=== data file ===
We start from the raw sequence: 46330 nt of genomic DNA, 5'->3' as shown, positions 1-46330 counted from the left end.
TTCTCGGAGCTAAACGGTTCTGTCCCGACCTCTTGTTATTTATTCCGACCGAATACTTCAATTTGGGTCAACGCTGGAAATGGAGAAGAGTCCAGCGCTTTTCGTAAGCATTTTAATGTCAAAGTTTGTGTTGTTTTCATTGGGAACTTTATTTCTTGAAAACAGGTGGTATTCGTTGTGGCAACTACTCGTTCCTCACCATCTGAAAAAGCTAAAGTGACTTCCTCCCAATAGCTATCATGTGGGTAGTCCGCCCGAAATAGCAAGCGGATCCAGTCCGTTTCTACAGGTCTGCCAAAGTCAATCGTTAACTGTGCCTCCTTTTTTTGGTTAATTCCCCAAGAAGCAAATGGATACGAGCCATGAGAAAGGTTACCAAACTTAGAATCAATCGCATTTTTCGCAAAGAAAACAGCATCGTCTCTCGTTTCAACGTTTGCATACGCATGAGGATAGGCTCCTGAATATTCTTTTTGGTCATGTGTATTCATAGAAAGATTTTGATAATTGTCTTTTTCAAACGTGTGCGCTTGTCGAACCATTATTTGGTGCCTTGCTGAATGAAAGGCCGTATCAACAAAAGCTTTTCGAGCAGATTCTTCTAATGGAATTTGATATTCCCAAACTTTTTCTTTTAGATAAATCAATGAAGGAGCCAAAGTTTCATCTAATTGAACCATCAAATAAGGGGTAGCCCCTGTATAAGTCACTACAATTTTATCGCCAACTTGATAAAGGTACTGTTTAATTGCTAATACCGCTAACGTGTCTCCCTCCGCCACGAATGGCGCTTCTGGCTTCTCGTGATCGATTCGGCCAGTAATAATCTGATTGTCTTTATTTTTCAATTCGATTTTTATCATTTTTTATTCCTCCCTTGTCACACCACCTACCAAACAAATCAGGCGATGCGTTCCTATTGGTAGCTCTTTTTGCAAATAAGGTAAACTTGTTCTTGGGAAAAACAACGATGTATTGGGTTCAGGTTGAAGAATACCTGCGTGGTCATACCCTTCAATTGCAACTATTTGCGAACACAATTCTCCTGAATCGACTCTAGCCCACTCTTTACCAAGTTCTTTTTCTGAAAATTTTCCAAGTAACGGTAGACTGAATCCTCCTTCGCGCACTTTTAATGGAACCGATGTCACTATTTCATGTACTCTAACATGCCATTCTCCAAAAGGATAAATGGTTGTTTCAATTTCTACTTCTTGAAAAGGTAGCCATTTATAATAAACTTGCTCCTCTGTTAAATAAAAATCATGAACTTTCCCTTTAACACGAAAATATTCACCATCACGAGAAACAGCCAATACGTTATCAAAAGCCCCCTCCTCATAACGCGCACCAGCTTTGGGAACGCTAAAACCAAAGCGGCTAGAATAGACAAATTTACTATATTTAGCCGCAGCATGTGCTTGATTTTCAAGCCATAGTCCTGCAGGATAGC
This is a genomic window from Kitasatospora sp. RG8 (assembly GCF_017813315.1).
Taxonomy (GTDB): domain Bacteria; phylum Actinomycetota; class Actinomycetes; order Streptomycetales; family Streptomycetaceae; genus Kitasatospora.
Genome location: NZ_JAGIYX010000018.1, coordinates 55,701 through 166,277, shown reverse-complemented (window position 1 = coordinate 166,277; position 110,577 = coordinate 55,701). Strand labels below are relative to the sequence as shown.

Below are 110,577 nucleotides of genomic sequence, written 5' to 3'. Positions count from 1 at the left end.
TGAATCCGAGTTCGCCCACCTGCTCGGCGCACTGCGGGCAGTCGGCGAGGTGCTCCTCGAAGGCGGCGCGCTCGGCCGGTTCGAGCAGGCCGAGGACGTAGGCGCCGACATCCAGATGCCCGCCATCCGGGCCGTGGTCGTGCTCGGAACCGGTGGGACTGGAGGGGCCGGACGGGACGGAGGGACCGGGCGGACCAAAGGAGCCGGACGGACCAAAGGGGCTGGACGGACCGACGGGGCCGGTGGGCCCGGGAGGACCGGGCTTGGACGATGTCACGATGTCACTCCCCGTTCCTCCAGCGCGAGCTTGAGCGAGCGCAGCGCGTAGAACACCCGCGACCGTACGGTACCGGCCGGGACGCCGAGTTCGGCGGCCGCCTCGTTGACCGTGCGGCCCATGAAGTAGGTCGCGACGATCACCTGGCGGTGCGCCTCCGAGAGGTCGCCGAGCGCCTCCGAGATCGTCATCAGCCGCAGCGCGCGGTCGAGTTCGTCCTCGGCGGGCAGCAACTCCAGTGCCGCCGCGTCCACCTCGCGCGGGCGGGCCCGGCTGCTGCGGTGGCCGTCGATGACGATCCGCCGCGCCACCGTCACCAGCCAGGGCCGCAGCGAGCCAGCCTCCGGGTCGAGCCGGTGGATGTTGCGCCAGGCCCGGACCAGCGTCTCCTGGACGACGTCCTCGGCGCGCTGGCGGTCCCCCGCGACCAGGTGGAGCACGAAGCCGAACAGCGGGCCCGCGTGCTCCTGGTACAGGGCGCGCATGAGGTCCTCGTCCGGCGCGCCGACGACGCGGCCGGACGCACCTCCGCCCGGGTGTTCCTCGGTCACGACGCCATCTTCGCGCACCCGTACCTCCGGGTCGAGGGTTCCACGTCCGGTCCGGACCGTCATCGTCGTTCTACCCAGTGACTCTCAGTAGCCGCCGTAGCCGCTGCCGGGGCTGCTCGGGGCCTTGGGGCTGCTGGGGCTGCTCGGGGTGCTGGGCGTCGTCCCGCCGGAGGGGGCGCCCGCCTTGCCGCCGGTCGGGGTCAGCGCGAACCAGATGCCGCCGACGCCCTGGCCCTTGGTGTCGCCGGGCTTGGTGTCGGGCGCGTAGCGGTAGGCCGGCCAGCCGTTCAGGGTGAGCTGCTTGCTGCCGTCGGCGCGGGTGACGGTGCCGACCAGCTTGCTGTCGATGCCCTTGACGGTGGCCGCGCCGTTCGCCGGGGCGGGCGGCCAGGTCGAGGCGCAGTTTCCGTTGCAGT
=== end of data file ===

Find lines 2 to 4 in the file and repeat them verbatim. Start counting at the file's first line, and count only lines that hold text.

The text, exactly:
TTCTCGGAGCTAAACGGTTCTGTCCCGACCTCTTGTTATTTATTCCGACCGAATACTTCAATTTGGGTCAACGCTGGAAATGGAGAAGAGTCCAGCGCTTTTCGTAAGCATTTTAATGTCAAAGTTTGTGTTGTTTTCATTGGGAACTTTATTTCTTGAAAACAGGTGGTATTCGTTGTGGCAACTACTCGTTCCTCACCATCTGAAAAAGCTAAAGTGACTTCCTCCCAATAGCTATCATGTGGGTAGTCCGCCCGAAATAGCAAGCGGATCCAGTCCGTTTCTACAGGTCTGCCAAAGTCAATCGTTAACTGTGCCTCCTTTTTTTGGTTAATTCCCCAAGAAGCAAATGGATACGAGCCATGAGAAAGGTTACCAAACTTAGAATCAATCGCATTTTTCGCAAAGAAAACAGCATCGTCTCTCGTTTCAACGTTTGCATACGCATGAGGATAGGCTCCTGAATATTCTTTTTGGTCATGTGTATTCATAGAAAGATTTTGATAATTGTCTTTTTCAAACGTGTGCGCTTGTCGAACCATTATTTGGTGCCTTGCTGAATGAAAGGCCGTATCAACAAAAGCTTTTCGAGCAGATTCTTCTAATGGAATTTGATATTCCCAAACTTTTTCTTTTAGATAAATCAATGAAGGAGCCAAAGTTTCATCTAATTGAACCATCAAATAAGGGGTAGCCCCTGTATAAGTCACTACAATTTTATCGCCAACTTGATAAAGGTACTGTTTAATTGCTAATACCGCTAACGTGTCTCCCTCCGCCACGAATGGCGCTTCTGGCTTCTCGTGATCGATTCGGCCAGTAATAATCTGATTGTCTTTATTTTTCAATTCGATTTTTATCATTTTTTATTCCTCCCTTGTCACACCACCTACCAAACAAATCAGGCGATGCGTTCCTATTGGTAGCTCTTTTTGCAAATAAGGTAAACTTGTTCTTGGGAAAAACAACGATGTATTGGGTTCAGGTTGAAGAATACCTGCGTGGTCATACCCTTCAATTGCAACTATTTGCGAACACAATTCTCCTGAATCGACTCTAGCCCACTCTTTACCAAGTTCTTTTTCTGAAAATTTTCCAAGTAACGGTAGACTGAATCCTCCTTCGCGCACTTTTAATGGAACCGATGTCACTATTTCATGTACTCTAACATGCCATTCTCCAAAAGGATAAATGGTTGTTTCAATTTCTACTTCTTGAAAAGGTAGCCATTTATAATAAACTTGCTCCTCTGTTAAATAAAAATCATGAACTTTCCCTTTAACACGAAAATATTCACCATCACGAGAAACAGCCAATACGTTATCAAAAGCCCCCTCCTCATAACGCGCACCAGCTTTGGGAACGCTAAAACCAAAGCGGCTAGAATAGACAAATTTACTATATTTAGCCGCAGCATGTGCTTGATTTTCAAGCCATAGTCCTGCAGGATAGC
This is a genomic window from Kitasatospora sp. RG8 (assembly GCF_017813315.1).
Taxonomy (GTDB): domain Bacteria; phylum Actinomycetota; class Actinomycetes; order Streptomycetales; family Streptomycetaceae; genus Kitasatospora.